Spinal Deformity

What is normal spine alignment?

Normally, the spine is straight when viewed from the front or back.

When viewed from the side, the spine has several curves that help distribute the body's weight and maintain balance evenly. These curves are present in both the cervical (neck), thoracic (upper back), and lumbar (lower back) regions of the spine.

Starting from the top of the spine, the cervical region has a slight forward curve known as lordosis. The thoracic region has a slight backward curve known as kyphosis, which is more pronounced in the middle part of the back. The lumbar region also has a forward curve known as lordosis.

In the uterus (mother's tummy), the spine assumes a C-shaped (kyphosis-primary curve) to cope with the small space. During the first few months of life, once the child develops neck control, the cervical lordosis or secondary curve develops to allow the infant to access his environment visually. The secondary lumbar curve (lordosis) develops after the 5th month when the child starts unsupported sitting. This curve, well suited to upright posture, continues to develop until the child starts standing, walking and running.

When these curves are in their normal alignment, they work together to maintain balance and allow for flexible movement.

Types of spinal deformities?

There are several types of spinal deformities:

  1. Scoliosis: This is a sideways curvature of the spine that can occur at any age but is mostly diagnosed in children during their growth spurt. Various factors, including congenital conditions, neuromuscular conditions, or degenerative changes in the spine, can cause scoliosis.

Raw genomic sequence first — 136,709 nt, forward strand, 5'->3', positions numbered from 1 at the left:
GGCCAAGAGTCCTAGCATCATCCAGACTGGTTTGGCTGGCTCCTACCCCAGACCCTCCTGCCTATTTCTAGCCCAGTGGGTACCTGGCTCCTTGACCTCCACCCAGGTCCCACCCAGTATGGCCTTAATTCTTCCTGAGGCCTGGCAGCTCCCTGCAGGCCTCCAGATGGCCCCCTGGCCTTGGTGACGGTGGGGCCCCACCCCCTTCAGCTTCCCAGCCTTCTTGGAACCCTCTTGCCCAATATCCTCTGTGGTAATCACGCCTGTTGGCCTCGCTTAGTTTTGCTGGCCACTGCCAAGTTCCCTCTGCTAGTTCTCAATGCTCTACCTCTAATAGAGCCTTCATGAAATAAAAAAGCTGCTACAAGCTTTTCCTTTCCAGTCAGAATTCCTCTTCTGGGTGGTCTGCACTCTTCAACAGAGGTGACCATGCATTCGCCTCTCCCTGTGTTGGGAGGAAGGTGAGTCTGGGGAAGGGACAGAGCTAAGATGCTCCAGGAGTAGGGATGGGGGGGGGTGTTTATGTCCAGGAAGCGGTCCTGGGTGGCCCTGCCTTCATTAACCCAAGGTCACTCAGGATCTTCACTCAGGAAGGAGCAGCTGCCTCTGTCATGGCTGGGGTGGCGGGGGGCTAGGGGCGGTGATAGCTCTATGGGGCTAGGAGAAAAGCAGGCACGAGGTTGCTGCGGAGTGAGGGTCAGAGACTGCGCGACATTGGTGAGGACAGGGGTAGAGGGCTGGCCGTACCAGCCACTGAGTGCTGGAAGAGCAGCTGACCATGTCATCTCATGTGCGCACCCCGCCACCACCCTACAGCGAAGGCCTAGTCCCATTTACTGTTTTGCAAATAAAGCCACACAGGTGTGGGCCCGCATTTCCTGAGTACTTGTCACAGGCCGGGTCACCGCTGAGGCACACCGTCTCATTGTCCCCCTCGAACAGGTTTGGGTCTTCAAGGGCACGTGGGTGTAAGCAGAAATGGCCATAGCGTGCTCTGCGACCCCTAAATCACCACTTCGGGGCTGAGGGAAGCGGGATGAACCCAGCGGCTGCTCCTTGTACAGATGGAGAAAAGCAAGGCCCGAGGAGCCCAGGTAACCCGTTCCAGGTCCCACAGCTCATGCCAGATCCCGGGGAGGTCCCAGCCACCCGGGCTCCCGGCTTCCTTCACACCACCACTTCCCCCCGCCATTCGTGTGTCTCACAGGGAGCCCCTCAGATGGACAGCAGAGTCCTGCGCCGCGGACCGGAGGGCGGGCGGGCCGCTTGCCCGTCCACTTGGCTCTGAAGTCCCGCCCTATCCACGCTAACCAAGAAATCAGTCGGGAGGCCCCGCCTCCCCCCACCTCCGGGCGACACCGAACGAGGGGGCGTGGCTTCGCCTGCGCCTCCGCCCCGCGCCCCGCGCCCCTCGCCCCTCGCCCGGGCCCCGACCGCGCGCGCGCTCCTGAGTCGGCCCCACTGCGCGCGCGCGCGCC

2. Kyphosis: Kyphosis is an excessive forward curvature of the thoracic spine (upper back) that can cause a hump-like appearance. Various factors, including degenerative changes, osteoporosis, or developmental conditions, can cause it.
  3. Lordosis: Lordosis is an excessive inward curvature of the lumbar spine (lower back) that can cause a swayback appearance. Various factors, including developmental conditions or degenerative changes in the spine can cause it.
  4. Flatback syndrome: Flatback syndrome is a condition in which the lower back loses its natural curve, causing the patient to lean forward. Various factors, including spinal fusion surgery or degenerative changes in the spine can cause it.

The spinal deformity can cause various symptoms, including back pain, stiffness, and difficulty walking.

The spinal deformity can be caused by various factors, including degenerative changes, prior spinal surgeries, or congenital conditions. The condition can affect any spine region and may involve multiple levels of the spinal column.

The symptoms of spinal deformity can vary widely depending on the severity and location of the condition. It may be totally asymptomatic or lead to back pain, stiffness, or issues with cosmesis.

Treatment for spinal deformity depends on the severity of the condition and may include physical therapy, pain management techniques, or surgery. In severe cases, surgery may be necessary to correct the deformity and prevent further problems to the spine.

Explore more related spinal conditions:

Paediatric Scoliosis: Learn about the abnormal curvature in children's spines and its potential treatment options.
: Discover the slippage of vertebrae and its potential impact on spinal stability.